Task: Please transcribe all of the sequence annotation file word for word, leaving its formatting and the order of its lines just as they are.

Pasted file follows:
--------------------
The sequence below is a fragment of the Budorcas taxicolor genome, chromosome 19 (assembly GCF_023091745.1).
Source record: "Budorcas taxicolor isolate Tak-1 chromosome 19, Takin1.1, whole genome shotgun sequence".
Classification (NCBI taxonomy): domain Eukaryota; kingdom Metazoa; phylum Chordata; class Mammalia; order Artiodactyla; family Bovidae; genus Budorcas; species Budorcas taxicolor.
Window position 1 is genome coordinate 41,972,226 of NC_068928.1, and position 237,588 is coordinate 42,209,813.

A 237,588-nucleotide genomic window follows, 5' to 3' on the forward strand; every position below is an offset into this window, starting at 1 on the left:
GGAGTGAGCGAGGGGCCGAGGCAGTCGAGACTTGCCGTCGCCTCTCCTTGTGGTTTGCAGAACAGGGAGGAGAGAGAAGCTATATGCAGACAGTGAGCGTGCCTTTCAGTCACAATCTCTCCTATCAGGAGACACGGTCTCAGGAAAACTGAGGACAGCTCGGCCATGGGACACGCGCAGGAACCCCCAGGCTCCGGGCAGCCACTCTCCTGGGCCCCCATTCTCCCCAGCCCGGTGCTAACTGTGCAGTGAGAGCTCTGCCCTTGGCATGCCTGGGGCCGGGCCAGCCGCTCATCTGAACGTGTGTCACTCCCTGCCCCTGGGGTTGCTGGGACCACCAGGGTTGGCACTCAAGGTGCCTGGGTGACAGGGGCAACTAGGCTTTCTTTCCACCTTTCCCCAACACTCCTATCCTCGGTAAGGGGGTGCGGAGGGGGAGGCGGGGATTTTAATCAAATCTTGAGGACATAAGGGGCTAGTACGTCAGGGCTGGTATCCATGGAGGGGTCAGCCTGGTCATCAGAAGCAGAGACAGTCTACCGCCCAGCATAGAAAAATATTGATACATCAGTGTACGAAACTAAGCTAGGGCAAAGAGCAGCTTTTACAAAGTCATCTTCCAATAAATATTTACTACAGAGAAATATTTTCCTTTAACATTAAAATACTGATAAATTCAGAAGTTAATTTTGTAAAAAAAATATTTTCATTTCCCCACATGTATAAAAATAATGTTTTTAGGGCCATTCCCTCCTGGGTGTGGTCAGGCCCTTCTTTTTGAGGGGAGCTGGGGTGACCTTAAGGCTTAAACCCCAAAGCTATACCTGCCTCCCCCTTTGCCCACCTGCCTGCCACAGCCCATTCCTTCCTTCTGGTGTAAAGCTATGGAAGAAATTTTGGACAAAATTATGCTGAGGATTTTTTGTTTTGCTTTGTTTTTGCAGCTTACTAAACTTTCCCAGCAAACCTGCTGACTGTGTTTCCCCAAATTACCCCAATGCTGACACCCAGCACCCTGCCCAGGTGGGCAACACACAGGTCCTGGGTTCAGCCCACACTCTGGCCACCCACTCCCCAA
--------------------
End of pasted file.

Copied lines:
The sequence below is a fragment of the Budorcas taxicolor genome, chromosome 19 (assembly GCF_023091745.1).
Source record: "Budorcas taxicolor isolate Tak-1 chromosome 19, Takin1.1, whole genome shotgun sequence".
Classification (NCBI taxonomy): domain Eukaryota; kingdom Metazoa; phylum Chordata; class Mammalia; order Artiodactyla; family Bovidae; genus Budorcas; species Budorcas taxicolor.
Window position 1 is genome coordinate 41,972,226 of NC_068928.1, and position 237,588 is coordinate 42,209,813.

A 237,588-nucleotide genomic window follows, 5' to 3' on the forward strand; every position below is an offset into this window, starting at 1 on the left:
GGAGTGAGCGAGGGGCCGAGGCAGTCGAGACTTGCCGTCGCCTCTCCTTGTGGTTTGCAGAACAGGGAGGAGAGAGAAGCTATATGCAGACAGTGAGCGTGCCTTTCAGTCACAATCTCTCCTATCAGGAGACACGGTCTCAGGAAAACTGAGGACAGCTCGGCCATGGGACACGCGCAGGAACCCCCAGGCTCCGGGCAGCCACTCTCCTGGGCCCCCATTCTCCCCAGCCCGGTGCTAACTGTGCAGTGAGAGCTCTGCCCTTGGCATGCCTGGGGCCGGGCCAGCCGCTCATCTGAACGTGTGTCACTCCCTGCCCCTGGGGTTGCTGGGACCACCAGGGTTGGCACTCAAGGTGCCTGGGTGACAGGGGCAACTAGGCTTTCTTTCCACCTTTCCCCAACACTCCTATCCTCGGTAAGGGGGTGCGGAGGGGGAGGCGGGGATTTTAATCAAATCTTGAGGACATAAGGGGCTAGTACGTCAGGGCTGGTATCCATGGAGGGGTCAGCCTGGTCATCAGAAGCAGAGACAGTCTACCGCCCAGCATAGAAAAATATTGATACATCAGTGTACGAAACTAAGCTAGGGCAAAGAGCAGCTTTTACAAAGTCATCTTCCAATAAATATTTACTACAGAGAAATATTTTCCTTTAACATTAAAATACTGATAAATTCAGAAGTTAATTTTGTAAAAAAAATATTTTCATTTCCCCACATGTATAAAAATAATGTTTTTAGGGCCATTCCCTCCTGGGTGTGGTCAGGCCCTTCTTTTTGAGGGGAGCTGGGGTGACCTTAAGGCTTAAACCCCAAAGCTATACCTGCCTCCCCCTTTGCCCACCTGCCTGCCACAGCCCATTCCTTCCTTCTGGTGTAAAGCTATGGAAGAAATTTTGGACAAAATTATGCTGAGGATTTTTTGTTTTGCTTTGTTTTTGCAGCTTACTAAACTTTCCCAGCAAACCTGCTGACTGTGTTTCCCCAAATTACCCCAATGCTGACACCCAGCACCCTGCCCAGGTGGGCAACACACAGGTCCTGGGTTCAGCCCACACTCTGGCCACCCACTCCCCAA